Between Wednesday's Leagues Cup Final in Las Vegas and Tuesday's announcement of the expanded format that will see every team from both leagues participate in a reimagined tournament starting in 2023, rivalry talk surrounding MLS and Liga MX has shifted front and center in recent days.
For Seattle Sounders head coach Brian Schmetzer and his players, the objective becomes putting all that external noise to the side. All they're focused on is topping Club León in Las Vegas and delivering the club their first-ever international trophy (10 pm ET | ESPN2, UniMas, TUDN).
"For our organization first, this is a very big match," Schmetzer said at his pregame press conference. "Then I would say for the players, playing against a good León team in an international final, for the players it's a big match. And then finally third for MLS, for me that's the third reason why this is a big game.
"Our club comes first, our players come first and then we will see which league is better on the evening tomorrow."
Leagues Cup Final: Road to Las Vegas
Still, the chance to make history is always an added element whenever it presents itself. Sounders midfielder Cristian Roldan, who was part of the 2016 team that won Seattle's first-ever MLS Cup title, said the moment's significance isn't lost on his teammates before they compete at sparkling Allegiant Stadium.
"It certainly makes it more exciting because it's something that has never really been done before, at least in our case, and then playing against a really good Mexican side adds a little bit of that flair to the final to the game, being in Las Vegas, so it's something I think we all enjoy," Roldan said.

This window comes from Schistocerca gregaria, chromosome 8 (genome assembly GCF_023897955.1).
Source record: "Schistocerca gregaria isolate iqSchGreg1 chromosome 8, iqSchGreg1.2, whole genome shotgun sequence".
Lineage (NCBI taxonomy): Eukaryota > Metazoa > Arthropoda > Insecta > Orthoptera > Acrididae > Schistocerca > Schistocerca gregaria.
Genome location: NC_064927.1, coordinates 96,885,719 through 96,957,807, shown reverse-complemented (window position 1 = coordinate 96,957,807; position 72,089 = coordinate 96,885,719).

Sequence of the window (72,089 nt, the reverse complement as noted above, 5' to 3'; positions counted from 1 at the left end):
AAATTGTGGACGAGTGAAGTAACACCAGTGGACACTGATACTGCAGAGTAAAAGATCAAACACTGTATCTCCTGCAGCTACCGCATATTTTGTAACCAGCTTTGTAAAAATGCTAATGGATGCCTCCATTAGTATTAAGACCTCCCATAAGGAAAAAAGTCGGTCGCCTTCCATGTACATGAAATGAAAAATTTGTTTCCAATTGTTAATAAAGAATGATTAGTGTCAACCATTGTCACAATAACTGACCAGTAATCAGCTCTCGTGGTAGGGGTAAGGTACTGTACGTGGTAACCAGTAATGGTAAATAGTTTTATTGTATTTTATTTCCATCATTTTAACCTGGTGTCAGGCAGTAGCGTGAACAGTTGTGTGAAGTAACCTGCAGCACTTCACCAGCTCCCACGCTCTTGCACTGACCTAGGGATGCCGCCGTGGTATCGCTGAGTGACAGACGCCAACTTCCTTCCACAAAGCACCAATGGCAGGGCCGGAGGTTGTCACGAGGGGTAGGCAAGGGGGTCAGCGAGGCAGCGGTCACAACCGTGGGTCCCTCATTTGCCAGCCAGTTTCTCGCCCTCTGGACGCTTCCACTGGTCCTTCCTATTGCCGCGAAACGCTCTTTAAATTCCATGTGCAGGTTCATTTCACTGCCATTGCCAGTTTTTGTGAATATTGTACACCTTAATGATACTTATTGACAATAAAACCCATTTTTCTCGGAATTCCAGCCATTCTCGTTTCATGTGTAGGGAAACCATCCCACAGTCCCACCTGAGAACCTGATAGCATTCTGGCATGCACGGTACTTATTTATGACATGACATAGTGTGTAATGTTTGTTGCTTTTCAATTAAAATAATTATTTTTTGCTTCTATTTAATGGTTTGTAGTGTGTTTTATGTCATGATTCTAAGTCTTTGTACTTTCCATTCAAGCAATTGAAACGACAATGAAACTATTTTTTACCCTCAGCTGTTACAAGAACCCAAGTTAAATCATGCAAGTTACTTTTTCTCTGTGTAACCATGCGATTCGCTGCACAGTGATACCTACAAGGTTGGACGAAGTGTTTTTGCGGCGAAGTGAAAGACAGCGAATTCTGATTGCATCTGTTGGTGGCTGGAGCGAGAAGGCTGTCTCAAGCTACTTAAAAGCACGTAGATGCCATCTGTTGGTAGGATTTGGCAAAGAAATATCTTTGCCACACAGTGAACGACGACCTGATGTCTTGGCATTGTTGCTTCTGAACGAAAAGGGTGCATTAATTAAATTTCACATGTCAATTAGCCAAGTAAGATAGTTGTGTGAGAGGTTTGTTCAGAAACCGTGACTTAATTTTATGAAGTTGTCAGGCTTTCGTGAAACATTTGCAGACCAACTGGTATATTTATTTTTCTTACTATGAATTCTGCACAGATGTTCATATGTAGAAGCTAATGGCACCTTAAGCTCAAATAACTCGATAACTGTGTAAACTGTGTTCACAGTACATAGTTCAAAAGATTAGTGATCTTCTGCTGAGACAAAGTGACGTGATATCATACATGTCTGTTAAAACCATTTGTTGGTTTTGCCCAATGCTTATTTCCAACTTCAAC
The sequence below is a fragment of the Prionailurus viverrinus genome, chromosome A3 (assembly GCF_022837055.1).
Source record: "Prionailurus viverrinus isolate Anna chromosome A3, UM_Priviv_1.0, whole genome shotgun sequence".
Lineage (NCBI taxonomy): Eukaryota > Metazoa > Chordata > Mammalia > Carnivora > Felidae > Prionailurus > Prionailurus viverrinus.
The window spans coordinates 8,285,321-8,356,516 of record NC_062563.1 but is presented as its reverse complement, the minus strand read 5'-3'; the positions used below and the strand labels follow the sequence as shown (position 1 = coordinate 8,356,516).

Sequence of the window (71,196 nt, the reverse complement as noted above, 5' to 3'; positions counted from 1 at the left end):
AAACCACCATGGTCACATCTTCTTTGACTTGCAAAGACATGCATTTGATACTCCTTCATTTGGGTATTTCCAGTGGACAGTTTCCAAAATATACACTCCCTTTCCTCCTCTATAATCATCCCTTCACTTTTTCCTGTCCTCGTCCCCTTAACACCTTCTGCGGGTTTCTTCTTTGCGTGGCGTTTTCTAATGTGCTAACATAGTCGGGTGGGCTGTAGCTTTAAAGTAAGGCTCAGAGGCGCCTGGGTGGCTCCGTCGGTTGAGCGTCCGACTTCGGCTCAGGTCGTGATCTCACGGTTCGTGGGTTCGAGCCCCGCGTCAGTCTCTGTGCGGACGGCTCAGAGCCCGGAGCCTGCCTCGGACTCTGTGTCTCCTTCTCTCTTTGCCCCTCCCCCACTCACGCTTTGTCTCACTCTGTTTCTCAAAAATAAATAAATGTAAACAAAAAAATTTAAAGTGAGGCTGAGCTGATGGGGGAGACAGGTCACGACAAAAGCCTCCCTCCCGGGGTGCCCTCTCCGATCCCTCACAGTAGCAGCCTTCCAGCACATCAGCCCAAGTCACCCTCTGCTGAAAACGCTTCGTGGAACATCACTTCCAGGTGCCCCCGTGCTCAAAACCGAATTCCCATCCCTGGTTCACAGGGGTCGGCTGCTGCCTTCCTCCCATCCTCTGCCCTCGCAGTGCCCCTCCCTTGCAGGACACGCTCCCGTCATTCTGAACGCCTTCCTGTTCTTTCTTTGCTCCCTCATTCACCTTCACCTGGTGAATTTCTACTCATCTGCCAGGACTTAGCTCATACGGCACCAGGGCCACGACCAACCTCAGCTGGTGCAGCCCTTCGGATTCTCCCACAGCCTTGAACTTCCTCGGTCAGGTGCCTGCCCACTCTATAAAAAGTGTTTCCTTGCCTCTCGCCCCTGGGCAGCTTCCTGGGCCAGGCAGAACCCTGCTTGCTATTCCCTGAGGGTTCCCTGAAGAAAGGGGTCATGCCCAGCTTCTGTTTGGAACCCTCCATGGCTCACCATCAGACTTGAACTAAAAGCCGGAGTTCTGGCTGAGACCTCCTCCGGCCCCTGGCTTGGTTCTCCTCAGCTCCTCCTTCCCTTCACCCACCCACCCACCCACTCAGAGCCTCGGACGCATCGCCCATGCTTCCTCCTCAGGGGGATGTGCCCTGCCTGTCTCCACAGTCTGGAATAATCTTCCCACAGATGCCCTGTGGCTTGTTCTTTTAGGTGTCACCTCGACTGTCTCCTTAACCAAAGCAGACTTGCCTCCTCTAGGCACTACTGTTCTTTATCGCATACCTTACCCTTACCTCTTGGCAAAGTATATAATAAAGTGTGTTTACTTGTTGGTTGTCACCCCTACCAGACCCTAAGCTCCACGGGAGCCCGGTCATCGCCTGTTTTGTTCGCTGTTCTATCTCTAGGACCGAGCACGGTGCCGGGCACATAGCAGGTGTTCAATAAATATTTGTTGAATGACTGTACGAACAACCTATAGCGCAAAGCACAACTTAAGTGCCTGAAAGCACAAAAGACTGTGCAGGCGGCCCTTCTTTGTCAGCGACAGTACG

"Hopefully we can get a good result, but at the end of the day it's really nice playing in a beautiful stadium in a beautiful city and hopefully we can have good memories after the game."
Ultimately, the intention is that Wednesday's match is just the start of something bigger. The expanded Leagues Cup format for 2023 is still a long ways off, though Roldan said from a player's perspective, the increased stakes only add to the budding dynamic between the leagues.
The expanded Leagues Cup will see both MLS and Liga MX pause their regular seasons for the month-long event, with three Concacaf Champions League spots on the line.
"Overall I think [the new format] is going to be a great opportunity for multiple MLS teams and multiple Mexican sides to come together and form rivalries," Roldan said. "At the end of the day that's what we want in football, we want to see good games, we want to see rivals come out of it.
"Personally I like the format, it adds a lot to the rivalry between both leagues and the fact that there's a lot at stake is really important. That's what makes the prestige of a tournament really special and the fact there's Concacaf Champions League spots on the line is what makes it a bigger tournament, for sure."